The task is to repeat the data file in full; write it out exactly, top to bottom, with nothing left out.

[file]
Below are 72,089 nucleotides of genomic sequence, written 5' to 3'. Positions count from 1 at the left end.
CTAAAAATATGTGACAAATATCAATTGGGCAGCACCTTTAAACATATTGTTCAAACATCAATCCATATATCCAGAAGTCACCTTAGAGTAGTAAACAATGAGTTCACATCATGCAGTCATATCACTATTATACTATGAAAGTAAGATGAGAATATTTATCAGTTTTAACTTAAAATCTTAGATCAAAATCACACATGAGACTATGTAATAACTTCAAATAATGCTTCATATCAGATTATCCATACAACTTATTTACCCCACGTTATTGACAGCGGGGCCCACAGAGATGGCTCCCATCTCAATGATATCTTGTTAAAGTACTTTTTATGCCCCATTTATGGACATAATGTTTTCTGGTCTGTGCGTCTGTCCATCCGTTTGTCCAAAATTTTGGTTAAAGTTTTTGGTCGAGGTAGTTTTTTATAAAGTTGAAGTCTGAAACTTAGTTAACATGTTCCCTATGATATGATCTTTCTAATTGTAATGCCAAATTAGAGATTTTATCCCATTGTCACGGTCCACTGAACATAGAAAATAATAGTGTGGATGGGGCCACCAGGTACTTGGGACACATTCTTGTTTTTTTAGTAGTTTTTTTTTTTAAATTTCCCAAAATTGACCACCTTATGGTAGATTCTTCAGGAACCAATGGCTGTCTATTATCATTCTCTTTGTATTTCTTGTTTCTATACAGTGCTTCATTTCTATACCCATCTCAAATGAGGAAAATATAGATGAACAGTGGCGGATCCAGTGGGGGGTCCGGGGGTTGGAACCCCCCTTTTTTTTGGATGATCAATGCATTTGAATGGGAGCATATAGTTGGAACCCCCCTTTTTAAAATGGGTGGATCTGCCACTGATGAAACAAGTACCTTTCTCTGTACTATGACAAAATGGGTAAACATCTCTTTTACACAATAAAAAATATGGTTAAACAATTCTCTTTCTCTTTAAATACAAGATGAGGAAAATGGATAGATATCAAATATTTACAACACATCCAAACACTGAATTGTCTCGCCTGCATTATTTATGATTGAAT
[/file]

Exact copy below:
Below are 72,089 nucleotides of genomic sequence, written 5' to 3'. Positions count from 1 at the left end.
CTAAAAATATGTGACAAATATCAATTGGGCAGCACCTTTAAACATATTGTTCAAACATCAATCCATATATCCAGAAGTCACCTTAGAGTAGTAAACAATGAGTTCACATCATGCAGTCATATCACTATTATACTATGAAAGTAAGATGAGAATATTTATCAGTTTTAACTTAAAATCTTAGATCAAAATCACACATGAGACTATGTAATAACTTCAAATAATGCTTCATATCAGATTATCCATACAACTTATTTACCCCACGTTATTGACAGCGGGGCCCACAGAGATGGCTCCCATCTCAATGATATCTTGTTAAAGTACTTTTTATGCCCCATTTATGGACATAATGTTTTCTGGTCTGTGCGTCTGTCCATCCGTTTGTCCAAAATTTTGGTTAAAGTTTTTGGTCGAGGTAGTTTTTTATAAAGTTGAAGTCTGAAACTTAGTTAACATGTTCCCTATGATATGATCTTTCTAATTGTAATGCCAAATTAGAGATTTTATCCCATTGTCACGGTCCACTGAACATAGAAAATAATAGTGTGGATGGGGCCACCAGGTACTTGGGACACATTCTTGTTTTTTTAGTAGTTTTTTTTTTTAAATTTCCCAAAATTGACCACCTTATGGTAGATTCTTCAGGAACCAATGGCTGTCTATTATCATTCTCTTTGTATTTCTTGTTTCTATACAGTGCTTCATTTCTATACCCATCTCAAATGAGGAAAATATAGATGAACAGTGGCGGATCCAGTGGGGGGTCCGGGGGTTGGAACCCCCCTTTTTTTTGGATGATCAATGCATTTGAATGGGAGCATATAGTTGGAACCCCCCTTTTTAAAATGGGTGGATCTGCCACTGATGAAACAAGTACCTTTCTCTGTACTATGACAAAATGGGTAAACATCTCTTTTACACAATAAAAAATATGGTTAAACAATTCTCTTTCTCTTTAAATACAAGATGAGGAAAATGGATAGATATCAAATATTTACAACACATCCAAACACTGAATTGTCTCGCCTGCATTATTTATGATTGAAT